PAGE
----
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Tuesday, December 25, 2012

Shades and Shadows by @ashlaster #NaNoWriMo


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Shades and Shadows

Written by Ashley Laster





NaNo Excerpt


Texas, November 1883.

The wind was cold and numbing, a promise of the coming winter. Samael Lowood sat on the sill of his bedroom window, enjoying the chill. He had always liked the changing of the seasons. A mix of orange and white layered the wet ground, and the air smelled of rain-dampened dirt and needle-sharp ice.

Sam gazed downward. His eyes were drawn to an unfamiliar coach rumbling up the drive. Mud covered its exterior, obscuring any name or emblem, while vapors as grey as the misty fog streamed from the horses' noses.

With a splash of muck and water, the coach rolled to a stop at the front entrance. The driver all but fell from his seat, scrambling to open the door for his passenger. Out stepped a man. The sun peeked out from behind the clouds, making his blond hair appear almost white.

An icy feeling grew in the pit of Sam's stomach. He watched as the stranger brushed past the driver and made his way up the front steps, his coat billowing out behind him like a storm cloud.

Muffled shouts carried up the stairs, pulling Sam's attention away from the window. Were his parents arguing again? He couldn't understand their behavior, considering what had happened earlier in the week: his aunt had inexplicably gone missing.

Sam slid off the windowsill and adjusted his waistcoat and tie. A silver-framed mirror hanging over the hearth reflected his face: dark, windblown hair and features smothered in shadow. The fire in the grate burned low, giving off an ominous red glow. Sam hurriedly smoothed his hair and strode from the room.

In the hallway, he felt at ease again. The scent of roses, his mother's favorite perfume, wafted through the air.

He stopped to allow a servant, Elizabeth, to pass.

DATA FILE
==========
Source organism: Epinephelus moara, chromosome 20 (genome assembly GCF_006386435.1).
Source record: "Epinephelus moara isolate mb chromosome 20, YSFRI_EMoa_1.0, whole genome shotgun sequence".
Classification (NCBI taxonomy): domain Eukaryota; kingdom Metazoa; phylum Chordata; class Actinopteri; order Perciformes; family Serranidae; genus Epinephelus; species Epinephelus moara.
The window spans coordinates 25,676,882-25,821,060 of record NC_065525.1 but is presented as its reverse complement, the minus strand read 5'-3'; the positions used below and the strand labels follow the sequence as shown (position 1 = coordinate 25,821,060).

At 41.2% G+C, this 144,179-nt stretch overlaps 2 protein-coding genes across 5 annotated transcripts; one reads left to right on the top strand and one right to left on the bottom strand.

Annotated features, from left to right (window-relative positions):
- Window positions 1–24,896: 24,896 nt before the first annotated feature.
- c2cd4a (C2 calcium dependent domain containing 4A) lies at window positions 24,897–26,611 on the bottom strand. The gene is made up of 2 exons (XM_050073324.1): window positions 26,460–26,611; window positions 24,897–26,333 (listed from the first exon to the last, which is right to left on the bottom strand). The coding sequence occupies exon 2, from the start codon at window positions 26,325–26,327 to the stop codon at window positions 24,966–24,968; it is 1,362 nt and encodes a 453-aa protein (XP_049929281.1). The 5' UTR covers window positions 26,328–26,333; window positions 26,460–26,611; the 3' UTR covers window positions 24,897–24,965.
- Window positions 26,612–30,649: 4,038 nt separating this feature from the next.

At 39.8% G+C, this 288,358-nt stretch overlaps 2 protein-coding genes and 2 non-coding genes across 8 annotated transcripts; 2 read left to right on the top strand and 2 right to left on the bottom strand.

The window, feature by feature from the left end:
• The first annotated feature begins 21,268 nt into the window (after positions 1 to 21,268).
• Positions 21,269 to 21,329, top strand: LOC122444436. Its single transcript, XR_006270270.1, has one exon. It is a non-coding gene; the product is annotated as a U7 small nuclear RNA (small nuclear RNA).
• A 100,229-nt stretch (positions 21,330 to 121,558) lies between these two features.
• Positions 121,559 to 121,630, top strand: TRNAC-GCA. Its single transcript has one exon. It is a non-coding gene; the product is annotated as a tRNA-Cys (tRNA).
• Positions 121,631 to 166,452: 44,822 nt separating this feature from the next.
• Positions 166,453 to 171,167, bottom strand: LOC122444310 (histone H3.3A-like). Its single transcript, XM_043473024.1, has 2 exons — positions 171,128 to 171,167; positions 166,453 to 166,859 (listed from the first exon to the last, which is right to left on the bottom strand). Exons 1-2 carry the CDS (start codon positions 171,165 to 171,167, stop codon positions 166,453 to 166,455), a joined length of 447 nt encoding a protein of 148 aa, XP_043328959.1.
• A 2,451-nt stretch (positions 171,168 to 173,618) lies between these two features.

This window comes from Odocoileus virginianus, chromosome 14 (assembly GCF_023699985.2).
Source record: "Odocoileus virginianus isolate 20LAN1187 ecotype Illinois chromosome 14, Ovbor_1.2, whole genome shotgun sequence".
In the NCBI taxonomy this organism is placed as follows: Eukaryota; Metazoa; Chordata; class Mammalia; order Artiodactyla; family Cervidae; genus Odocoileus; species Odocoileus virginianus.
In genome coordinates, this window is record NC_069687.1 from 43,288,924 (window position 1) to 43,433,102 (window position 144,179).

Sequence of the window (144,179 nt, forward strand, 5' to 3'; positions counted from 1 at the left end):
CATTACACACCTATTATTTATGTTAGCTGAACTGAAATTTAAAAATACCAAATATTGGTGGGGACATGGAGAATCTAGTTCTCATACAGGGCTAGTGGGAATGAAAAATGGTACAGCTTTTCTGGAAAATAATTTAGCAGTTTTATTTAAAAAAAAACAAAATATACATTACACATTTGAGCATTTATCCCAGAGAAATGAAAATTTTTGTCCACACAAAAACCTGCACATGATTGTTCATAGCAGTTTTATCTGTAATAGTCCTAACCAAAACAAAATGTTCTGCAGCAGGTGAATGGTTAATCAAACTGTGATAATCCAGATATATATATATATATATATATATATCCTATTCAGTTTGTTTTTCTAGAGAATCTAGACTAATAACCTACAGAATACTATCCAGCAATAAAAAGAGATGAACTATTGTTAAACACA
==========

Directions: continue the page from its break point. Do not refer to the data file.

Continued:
"Hello, Lizzy," Sam said, flashing her a wide grin. "My, you look pretty today." He liked teasing her. She blushed so easily.

Elizabeth kept her eyes on the floor, quickening her pace and moving past him without a word. Sam wondered if she'd seen him sleepwalking the night before. He hadn't done it since he was six—over eleven years ago. He'd broken that streak last night, and in his birthday suit no less. He had to admit, sleeping without a nightshirt hadn't been one of his better ideas. The corner of his mouth quirked upward. Poor, saintly Elizabeth.

Sam took the stairs two at a time. At the bottom, he froze.

His parents stood in the entry hall. The stranger strolled toward them, as if he were out for an afternoon walk. Something glinted in his left hand. Sam tried to get a better look, but the stranger hid it from view in the folds of his coat.

Now that he could see the man's face, Sam thought he looked like a bird. His eyes were dark and beady, and his nose was hooked. Even his movements were bird-like—he walked with a sweeping, floating quality.

"Hello, Anna," the stranger said. "I suppose you thought me dead and buried. You were only half right." He smiled, but his eyes remained cold. "I hear your sister has suffered a fall from your graces."


Sam watched his mother's face drain of color. "But you were dead," she said. "I made sure."

The stranger laughed. "Oh, but only the body dies. You know that." He unbuttoned his coat and forced open his shirt, exposing a strange mark carved into the left side of his chest. It looked like an upside-down 'V' with a circle surrounding its point. "The Vetis sigil. It must be etched into the flesh with a silver blade soaked in demon's blood. It's quite painful, but very much worth the trouble." The mark still bled, shining like a bright jewel against the whiteness of his skin.

"You've gone mad," said Sam's mother, her eyes widening.

The stranger laughed again, a grating, throaty sound. "I believe the world could do with a little madness." He tilted his head to the side, his eyes traveling over Sam's father. "Hello, James. Haven't you realized who I am yet? I admit, this body is quite a bit younger—it belonged to a rich businessman's son. Still, it shouldn't be too difficult to remember the man your wife tried to murder."